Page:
Visitors to the exhibition and blog channel The Great American Revue have peppered me with questions that can be summarized as: "where do you find that stuff?" Substitute artifacts for "stuff" and it becomes a request for a research guide.
The New York Public Library has been collecting performing arts content since the 1880s and online cataloging since the 1980s. Most of the material in the Revues exhibition was acquired during those gap years and are not represented in nypl.org searches. Many of the best sources — clipping files, program files and scrapbooks — can be found only through the card files, currently located on the 2nd floor. So the next few blogs will discuss how best to find information and materials at LPA relating to revues and other large performing arts productions.
Part 1: Getting Started
The best and easiest way to find anything at the Performing Arts Library is by the name of production or performer. You can use the open stack reference books (currently on the 2nd and/or 3rd floors) to determine which shows fit your study's criteria — all revues, all shows in a season, all shows at roof theaters, whatever. The most comprehensive are Gerald Bordman's The American Musical Theatre (1978), American Musical Comedy (1982) or American Musical Revue (1985), if you prefer prose; or Richard C. Norton's Chronology of the American Musical Theater (2002) for listings only.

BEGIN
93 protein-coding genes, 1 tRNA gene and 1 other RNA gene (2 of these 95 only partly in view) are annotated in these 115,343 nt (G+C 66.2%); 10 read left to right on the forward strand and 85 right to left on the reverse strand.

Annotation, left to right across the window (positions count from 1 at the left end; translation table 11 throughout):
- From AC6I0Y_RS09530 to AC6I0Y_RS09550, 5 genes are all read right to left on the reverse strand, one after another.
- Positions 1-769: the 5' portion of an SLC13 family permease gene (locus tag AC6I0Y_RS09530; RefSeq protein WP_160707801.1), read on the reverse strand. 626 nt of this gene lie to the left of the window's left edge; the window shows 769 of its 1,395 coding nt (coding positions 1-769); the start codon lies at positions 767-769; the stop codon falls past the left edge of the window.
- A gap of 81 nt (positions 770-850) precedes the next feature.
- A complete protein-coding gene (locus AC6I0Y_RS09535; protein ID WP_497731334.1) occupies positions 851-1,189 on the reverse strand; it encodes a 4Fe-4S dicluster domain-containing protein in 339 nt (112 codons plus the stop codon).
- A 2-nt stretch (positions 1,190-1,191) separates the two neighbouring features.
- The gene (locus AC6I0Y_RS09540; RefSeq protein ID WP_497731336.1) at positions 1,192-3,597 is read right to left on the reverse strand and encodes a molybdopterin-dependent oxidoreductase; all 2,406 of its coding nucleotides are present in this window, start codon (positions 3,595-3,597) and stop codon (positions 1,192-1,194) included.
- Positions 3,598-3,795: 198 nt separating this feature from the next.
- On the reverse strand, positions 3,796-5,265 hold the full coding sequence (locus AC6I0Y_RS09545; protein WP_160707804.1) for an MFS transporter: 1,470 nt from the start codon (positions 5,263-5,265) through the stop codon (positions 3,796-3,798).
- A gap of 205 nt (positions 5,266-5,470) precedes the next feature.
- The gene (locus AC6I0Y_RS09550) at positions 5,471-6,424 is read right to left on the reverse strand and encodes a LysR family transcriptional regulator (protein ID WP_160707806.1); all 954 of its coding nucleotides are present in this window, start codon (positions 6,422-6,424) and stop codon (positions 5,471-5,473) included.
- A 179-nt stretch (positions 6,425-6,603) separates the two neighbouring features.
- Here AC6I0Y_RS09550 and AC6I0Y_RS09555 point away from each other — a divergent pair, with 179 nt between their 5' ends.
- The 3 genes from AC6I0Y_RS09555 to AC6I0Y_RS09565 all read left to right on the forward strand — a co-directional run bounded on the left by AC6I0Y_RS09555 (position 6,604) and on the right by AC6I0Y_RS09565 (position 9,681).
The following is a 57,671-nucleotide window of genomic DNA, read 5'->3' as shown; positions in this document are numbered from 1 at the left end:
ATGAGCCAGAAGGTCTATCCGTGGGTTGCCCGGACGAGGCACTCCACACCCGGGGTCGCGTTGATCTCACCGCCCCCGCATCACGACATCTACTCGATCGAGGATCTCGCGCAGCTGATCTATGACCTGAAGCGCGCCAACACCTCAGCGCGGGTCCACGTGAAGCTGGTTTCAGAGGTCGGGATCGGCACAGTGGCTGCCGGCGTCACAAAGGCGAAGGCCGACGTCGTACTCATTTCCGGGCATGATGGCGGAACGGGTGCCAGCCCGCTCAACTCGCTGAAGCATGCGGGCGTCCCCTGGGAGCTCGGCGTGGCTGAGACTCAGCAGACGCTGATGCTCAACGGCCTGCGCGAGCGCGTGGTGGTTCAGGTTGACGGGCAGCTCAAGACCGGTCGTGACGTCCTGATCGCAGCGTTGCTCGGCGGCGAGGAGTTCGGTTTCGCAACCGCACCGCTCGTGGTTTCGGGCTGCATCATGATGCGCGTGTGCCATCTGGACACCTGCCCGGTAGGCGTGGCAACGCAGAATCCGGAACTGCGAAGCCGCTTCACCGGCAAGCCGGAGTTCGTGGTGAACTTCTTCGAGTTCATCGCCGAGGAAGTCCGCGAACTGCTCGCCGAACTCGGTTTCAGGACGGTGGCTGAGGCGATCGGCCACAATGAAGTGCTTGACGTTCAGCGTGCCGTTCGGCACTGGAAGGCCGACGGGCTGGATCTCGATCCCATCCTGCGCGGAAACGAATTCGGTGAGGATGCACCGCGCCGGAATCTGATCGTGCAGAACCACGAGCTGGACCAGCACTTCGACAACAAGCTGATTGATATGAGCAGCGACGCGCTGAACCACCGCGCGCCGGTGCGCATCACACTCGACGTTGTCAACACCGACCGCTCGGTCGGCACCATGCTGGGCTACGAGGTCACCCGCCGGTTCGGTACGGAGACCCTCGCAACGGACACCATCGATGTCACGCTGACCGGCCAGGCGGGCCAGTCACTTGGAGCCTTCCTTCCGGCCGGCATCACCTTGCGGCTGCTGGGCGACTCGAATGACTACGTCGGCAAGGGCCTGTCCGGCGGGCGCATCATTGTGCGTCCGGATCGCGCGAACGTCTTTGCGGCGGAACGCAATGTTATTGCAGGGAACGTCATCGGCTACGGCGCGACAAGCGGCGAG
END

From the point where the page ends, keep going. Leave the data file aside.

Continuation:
Brooks McNamara, pioneering popular entertainments historian at NYU and my dissertation advisor, always recommended that the next step was to identify every person in or involved with each of the production. You can do that on IBDB, but I prefer compiling those lists by working directly from programs. That way, you can see their billing, specialties and name variants. Search every name! The important thing to remember is that you can never tell which performer/songwriter/designer/staff member will be your key to provide answers, inspiration or surprises. They, their families or their fans may have kept files or scrapbooks with what turn out to be priceless or, at least, informative, treasures. So, where did I find those unknown Irving Berlin lyrics?